1. Calls on all parliamentarians to step up their efforts to establish effective national and international AIDS policies and programmes which are specifically tailored to the needs of the various target groups, and to take account of gender issues and cultural and religious sensitivities. These policies should include prevention measures such as public information, education and support for behaviour change, including the use of condoms, measures to counter discrimination and the provision of care and support to affected persons, including orphans;

  2. Urges the international community to complement and supplement efforts of developing countries that commit a larger portion of national funds to fighting the HIV/AIDS epidemic, through increased international development assistance and projects focusing on human and material resources, particularly physicians and health professionals, and on medical equipment;

  3. Calls on the countries represented at the Union to strengthen partnerships and cooperation with regard to the exchange of experience and best practices and the transfer of relevant environmentally friendly technologies for the prevention and treatment of HIV/AIDS, and to take the necessary steps to implement the Declaration of Commitment on HIV/AIDS "Global Crisis - Global Action" adopted at the UN General Assembly Special Session on HIV/AIDS in June 2001;

  4. Urges the pharmaceutical industry to reduce the prices of medicines, above all in the developing countries, to waive its monopoly on production and marketing as part of a re-negotiation of the TRIPS Agreement on intellectual property, and to participate directly in the financing of measures to combat AIDS and contribute to the funding of research, especially into the development of vaccines;

  5. Calls on States, pharmaceutical companies and the scientific community to give greater priority to researching the diseases which are prevalent in developing countries, in particular HIV/AIDS, which, despite its dramatic consequences, receives only 0.5 per cent of health budgets, and urges governments to launch joint vaccine research programmes on HIV/AIDS, malaria and other infectious diseases, and earmark additional funding for existing programmes;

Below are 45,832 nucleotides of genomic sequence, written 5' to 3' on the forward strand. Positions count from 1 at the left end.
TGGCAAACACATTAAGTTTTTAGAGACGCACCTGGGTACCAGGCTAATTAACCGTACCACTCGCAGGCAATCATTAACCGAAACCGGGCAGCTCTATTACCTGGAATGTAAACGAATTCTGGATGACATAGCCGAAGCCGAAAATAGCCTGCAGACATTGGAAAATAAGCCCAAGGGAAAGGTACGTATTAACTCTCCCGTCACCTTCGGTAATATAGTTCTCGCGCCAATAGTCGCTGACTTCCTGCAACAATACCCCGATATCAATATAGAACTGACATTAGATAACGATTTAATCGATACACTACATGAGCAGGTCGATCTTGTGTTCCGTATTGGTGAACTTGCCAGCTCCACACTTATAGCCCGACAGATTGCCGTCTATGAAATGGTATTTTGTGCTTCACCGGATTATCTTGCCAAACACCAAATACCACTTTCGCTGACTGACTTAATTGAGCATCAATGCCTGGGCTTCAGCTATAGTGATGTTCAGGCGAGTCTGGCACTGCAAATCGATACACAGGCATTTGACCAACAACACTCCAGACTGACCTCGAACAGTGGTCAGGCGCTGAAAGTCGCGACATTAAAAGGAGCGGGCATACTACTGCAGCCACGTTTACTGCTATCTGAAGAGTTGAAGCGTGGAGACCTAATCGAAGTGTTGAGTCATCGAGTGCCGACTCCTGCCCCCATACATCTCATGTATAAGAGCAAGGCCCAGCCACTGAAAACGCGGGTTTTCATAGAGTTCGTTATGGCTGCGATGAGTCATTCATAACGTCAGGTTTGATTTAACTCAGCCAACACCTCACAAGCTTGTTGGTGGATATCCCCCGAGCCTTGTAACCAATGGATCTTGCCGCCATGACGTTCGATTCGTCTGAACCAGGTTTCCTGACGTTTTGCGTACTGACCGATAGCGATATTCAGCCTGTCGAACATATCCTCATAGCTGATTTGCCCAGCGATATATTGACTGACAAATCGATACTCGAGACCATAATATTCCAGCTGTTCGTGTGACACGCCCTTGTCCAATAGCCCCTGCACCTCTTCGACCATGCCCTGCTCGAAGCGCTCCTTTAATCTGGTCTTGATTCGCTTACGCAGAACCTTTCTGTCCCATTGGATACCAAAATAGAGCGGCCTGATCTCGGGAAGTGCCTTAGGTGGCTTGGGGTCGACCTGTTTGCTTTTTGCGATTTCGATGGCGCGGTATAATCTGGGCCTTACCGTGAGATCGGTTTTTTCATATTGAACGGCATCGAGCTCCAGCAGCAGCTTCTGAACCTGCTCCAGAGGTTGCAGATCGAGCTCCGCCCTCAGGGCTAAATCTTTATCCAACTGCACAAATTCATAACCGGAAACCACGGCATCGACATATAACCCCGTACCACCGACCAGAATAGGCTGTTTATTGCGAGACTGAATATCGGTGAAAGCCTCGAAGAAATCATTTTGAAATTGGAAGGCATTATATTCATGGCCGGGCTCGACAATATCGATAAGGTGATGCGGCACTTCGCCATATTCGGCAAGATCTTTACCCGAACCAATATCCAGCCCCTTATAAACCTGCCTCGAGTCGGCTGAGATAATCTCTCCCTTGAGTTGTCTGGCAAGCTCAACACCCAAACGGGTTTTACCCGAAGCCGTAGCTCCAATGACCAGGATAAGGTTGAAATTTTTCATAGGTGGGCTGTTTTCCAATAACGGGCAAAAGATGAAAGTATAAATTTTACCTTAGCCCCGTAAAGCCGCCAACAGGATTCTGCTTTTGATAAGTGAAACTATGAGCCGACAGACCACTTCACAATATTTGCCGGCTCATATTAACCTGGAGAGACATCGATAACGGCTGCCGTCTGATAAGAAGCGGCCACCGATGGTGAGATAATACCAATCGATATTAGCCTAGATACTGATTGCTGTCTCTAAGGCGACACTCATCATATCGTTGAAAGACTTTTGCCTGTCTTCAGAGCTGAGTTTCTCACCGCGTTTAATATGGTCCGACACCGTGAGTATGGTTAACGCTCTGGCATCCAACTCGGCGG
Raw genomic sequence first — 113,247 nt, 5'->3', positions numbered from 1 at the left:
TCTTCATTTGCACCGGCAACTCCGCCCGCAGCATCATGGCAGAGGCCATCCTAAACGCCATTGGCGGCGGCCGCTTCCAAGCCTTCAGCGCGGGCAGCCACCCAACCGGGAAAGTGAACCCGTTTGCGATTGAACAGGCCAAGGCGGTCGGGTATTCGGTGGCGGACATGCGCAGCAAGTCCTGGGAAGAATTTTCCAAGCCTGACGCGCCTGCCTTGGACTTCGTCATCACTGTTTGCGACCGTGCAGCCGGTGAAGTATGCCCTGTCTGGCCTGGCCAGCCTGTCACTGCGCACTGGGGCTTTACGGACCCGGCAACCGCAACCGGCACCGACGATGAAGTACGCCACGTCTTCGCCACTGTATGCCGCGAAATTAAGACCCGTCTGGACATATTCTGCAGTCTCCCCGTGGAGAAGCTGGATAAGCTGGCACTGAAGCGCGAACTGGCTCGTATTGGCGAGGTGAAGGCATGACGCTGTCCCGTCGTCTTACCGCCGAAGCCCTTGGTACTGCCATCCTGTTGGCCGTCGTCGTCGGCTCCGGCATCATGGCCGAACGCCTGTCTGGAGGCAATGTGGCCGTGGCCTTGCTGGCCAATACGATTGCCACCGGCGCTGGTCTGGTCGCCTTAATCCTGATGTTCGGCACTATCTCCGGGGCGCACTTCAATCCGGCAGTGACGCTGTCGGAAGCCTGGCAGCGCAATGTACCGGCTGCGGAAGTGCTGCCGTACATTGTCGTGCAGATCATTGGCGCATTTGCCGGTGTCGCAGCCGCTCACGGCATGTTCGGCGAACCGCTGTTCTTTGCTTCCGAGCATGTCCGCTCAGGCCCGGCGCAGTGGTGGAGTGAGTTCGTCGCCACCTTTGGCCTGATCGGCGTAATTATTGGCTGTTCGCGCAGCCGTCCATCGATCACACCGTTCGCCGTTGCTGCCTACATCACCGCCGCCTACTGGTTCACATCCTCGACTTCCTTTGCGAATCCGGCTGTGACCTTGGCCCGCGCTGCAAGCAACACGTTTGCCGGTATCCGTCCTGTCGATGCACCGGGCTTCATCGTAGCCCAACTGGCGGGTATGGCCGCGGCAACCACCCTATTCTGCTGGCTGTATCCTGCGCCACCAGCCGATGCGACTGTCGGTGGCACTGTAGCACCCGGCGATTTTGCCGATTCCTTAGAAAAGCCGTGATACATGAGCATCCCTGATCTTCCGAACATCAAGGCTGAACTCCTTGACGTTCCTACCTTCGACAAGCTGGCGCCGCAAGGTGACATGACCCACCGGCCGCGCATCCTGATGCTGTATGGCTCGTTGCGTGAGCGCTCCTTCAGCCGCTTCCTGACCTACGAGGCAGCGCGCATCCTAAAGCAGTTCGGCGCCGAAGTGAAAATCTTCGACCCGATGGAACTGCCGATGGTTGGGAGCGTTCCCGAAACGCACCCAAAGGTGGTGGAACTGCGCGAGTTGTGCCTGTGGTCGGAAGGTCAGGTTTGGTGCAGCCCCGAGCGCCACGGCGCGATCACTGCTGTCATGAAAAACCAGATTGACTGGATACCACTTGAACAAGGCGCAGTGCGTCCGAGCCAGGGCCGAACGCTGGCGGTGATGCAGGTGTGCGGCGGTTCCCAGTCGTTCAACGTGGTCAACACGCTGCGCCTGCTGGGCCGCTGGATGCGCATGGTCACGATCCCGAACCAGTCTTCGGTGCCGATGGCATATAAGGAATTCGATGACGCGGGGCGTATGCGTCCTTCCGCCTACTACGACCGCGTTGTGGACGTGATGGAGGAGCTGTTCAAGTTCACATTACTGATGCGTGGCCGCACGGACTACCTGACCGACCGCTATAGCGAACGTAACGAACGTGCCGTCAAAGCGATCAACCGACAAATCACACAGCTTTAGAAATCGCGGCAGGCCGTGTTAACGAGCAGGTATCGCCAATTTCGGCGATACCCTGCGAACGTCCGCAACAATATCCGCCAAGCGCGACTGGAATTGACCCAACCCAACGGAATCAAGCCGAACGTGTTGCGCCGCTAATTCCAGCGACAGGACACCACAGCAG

6. Reminds the governments of the African countries of their obligation to draw on the positive experiences gained in the development of confidential voluntary counselling and testing as preventive measures by persuading relevant persons in associations and religious and cultural organisations of the need for cooperation, and to allocate at least 15 per cent of national budgets to health and education, in accordance with the decisions of the OAU Abuja Summit of April 2001;

  7. Calls on all governments to give human rights precedence over trade rights, to incorporate them into trade rules, and to take account of human rights standards in the WTO TRIPS Agreement, and urges them to ensure the protection of human rights by drawing on the "UN Guidelines on HIV/AIDS and Human Rights", and on the ILO "Code of Practice on HIV/AIDS and the World of Work";

  8. Urges all States to ensure access to health services and affordable drugs, and to education and social services for HIV-infected children, and invites them to give special attention to children whose parents have died of AIDS and to take initiatives to prevent them from being stigmatised;

  9. Calls for special attention to be given to the prevention of HIV, particularly with regard to mother-to-child transmission and victims of rape, including informed consent and voluntary and confidential testing, counselling and treatment, by ensuring access to care and improving the quality and availability of affordable drugs and diagnostics, especially anti-retroviral therapies, and by building on existing efforts, with special attention to breastfeeding;

  10. Urges governments to grant due recognition and support to the "International Partnership against AIDS in Africa" as a framework for action against AIDS in Africa, as well as to the Global Fund against AIDS, launched by the United Nations Secretary-General during the United Nations General Assembly Special Session on HIV/AIDS in June 2001;

  11. Invites governments and all other concerned parties to make better use of modern information and communication technologies with a view to establishing a global network of information resources on HIV/AIDS and on experience accumulated in combating this pandemic.